Installing & Using Composer on Ubuntu 16.04

When I previously installed Composer on my dev server, I made the mistake of doing so while logged in as root. This caused all sorts of permissions-related problems.

I recently decided it was time to sort this out by re-installing Composer properly. Although this should be a no-brainer, I decided to research best practices all the same. I’m glad that I did.

The best tutorial I could find was from DigitalOcean: What I like most about their approach, is that it includes instructions for a security check on the installer file.

I also found a lot of very good guidance on the Sitepoint website:

Updating CentOS 6.5 on DigitalOcean

Due to some security upgrades over at Stripe, the CentOS servers need to be updated so they can handle SHA-2 and TLS1.2. This turns out to be quite simple.

First, log in to the server and run:

yum check-update

This will list the updates that are available. It’s possible to select some or all of these for updating. For the sake of simplicity, I decided to update everything at once.

Before running the update, power down the droplet via putty:

sudo shutdown -h now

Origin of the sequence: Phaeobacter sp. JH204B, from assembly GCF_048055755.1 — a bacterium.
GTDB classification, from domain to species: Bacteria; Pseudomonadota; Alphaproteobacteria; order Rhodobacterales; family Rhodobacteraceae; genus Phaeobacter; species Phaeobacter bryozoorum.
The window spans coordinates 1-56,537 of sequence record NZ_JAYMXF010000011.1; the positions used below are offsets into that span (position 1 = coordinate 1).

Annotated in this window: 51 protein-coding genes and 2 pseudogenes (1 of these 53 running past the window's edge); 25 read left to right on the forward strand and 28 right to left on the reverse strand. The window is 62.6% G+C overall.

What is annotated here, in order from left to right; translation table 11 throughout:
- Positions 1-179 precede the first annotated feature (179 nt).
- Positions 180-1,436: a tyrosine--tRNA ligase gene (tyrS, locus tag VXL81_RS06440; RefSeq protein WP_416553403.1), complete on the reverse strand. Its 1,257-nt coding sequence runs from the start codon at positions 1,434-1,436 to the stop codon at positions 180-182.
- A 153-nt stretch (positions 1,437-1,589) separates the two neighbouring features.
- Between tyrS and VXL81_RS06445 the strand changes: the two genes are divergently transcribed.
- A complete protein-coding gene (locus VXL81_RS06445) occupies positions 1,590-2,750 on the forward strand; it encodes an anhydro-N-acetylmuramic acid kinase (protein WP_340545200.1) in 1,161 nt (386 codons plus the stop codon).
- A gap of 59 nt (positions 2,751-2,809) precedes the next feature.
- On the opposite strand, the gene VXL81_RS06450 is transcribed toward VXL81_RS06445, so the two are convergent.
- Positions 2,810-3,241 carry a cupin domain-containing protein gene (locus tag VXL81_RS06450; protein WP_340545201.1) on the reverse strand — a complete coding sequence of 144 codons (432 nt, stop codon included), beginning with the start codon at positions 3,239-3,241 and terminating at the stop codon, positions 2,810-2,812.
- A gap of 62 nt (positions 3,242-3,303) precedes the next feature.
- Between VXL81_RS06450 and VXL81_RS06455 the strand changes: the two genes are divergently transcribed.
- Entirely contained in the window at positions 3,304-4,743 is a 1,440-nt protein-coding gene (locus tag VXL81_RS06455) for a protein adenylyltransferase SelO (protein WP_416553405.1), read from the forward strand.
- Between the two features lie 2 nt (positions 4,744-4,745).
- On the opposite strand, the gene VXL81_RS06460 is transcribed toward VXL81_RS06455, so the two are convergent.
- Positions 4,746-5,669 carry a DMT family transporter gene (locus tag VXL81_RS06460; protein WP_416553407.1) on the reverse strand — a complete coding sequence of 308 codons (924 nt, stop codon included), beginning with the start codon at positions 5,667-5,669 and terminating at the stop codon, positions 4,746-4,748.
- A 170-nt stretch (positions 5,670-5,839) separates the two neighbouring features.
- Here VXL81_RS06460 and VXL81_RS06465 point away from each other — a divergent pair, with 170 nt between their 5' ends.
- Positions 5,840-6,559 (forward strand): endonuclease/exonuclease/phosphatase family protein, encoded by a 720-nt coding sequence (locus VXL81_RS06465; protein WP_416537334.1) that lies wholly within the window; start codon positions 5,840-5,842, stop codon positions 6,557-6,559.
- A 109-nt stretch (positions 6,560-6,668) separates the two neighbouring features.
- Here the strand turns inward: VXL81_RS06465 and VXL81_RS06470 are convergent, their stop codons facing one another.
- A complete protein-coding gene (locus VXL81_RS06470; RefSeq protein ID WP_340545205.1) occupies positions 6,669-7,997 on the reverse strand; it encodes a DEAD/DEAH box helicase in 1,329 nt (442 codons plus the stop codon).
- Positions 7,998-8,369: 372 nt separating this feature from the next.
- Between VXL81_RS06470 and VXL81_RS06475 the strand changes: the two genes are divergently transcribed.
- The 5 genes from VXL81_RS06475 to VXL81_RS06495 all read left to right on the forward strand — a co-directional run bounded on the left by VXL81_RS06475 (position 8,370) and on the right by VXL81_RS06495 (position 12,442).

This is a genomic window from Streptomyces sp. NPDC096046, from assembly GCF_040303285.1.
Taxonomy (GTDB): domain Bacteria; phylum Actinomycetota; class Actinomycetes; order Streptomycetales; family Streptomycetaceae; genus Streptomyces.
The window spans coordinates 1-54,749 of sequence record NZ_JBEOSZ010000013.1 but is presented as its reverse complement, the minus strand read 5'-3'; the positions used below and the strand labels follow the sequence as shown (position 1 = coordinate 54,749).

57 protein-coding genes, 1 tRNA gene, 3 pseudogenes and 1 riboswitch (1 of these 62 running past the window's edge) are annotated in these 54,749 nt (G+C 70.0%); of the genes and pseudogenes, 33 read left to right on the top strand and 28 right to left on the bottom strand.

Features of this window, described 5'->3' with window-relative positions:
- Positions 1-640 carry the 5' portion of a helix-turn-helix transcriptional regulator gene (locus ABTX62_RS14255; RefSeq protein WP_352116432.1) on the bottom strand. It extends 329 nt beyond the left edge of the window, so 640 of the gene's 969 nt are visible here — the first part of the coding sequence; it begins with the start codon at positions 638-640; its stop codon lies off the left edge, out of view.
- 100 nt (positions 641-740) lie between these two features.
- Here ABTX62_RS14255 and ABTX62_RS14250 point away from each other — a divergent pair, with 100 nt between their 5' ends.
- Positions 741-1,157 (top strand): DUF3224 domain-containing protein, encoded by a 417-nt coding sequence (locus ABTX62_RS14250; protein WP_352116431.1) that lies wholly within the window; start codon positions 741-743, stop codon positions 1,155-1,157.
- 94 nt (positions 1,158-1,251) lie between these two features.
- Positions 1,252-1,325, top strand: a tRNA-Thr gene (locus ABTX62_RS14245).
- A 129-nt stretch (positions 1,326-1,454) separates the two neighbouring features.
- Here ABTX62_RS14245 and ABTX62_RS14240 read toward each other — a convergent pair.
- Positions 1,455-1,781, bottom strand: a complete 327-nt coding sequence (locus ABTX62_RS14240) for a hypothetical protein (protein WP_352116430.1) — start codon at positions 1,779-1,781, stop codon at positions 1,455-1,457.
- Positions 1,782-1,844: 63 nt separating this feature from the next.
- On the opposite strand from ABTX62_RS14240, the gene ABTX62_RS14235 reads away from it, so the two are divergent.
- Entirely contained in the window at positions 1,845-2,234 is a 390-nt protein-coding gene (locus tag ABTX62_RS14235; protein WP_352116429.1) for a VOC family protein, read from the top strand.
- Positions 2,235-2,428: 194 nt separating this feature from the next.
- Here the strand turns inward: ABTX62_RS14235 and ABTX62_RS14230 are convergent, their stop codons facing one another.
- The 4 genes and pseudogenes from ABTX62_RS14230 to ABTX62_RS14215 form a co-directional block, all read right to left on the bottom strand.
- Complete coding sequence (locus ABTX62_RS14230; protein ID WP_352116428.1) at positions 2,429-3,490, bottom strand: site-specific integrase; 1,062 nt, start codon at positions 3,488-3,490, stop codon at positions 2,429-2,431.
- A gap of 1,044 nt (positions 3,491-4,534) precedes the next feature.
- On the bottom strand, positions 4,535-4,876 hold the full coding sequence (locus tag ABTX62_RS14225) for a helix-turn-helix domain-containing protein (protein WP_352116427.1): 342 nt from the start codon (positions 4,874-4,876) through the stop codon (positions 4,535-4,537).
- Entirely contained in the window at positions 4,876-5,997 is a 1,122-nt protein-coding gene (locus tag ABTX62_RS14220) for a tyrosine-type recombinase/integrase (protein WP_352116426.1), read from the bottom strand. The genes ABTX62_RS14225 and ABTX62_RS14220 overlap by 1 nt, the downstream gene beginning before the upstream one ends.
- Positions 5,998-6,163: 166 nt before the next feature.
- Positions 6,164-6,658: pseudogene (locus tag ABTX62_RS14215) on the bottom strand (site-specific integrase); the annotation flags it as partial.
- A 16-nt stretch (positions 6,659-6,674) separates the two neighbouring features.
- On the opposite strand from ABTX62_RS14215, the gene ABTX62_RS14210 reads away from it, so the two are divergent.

Now go to DigitalOcean and use their console to create a snapshot of the server. (FYI, it might take a moment for DO to register that the server is actually powered down.) This snapshot will be used for recovery in case anything goes sideways. Creating a snapshot can take from 15 to 30 minutes or more.

When the snapshot is completed, power up the server using the DO console. Now log in via Putty and run the following:

sudo yum -v update

This will take a few moments to finish. Note that I’ve added the ‘verbose’ option, so this will echo a lot of info about the process.

Once the update is completed, the server will need to be restarted. Follow the instructions in this post:

Now load up the app in a browser and make sure things are working properly.

In my case, I was doing this at the behest of Stripe: next I ran the script they provided to confirm the server is now capable of handling SHA-2 and TLS1.2. All is now good:-)

Linux Firewall Configuration

I recently installed Ubuntu 16.04 on several of my machines. In the process of setting up, I decided to enable the Uncomplicated FireWall (UFW).

Here are some tutorials from DigitalOcean describing the basics of UFW: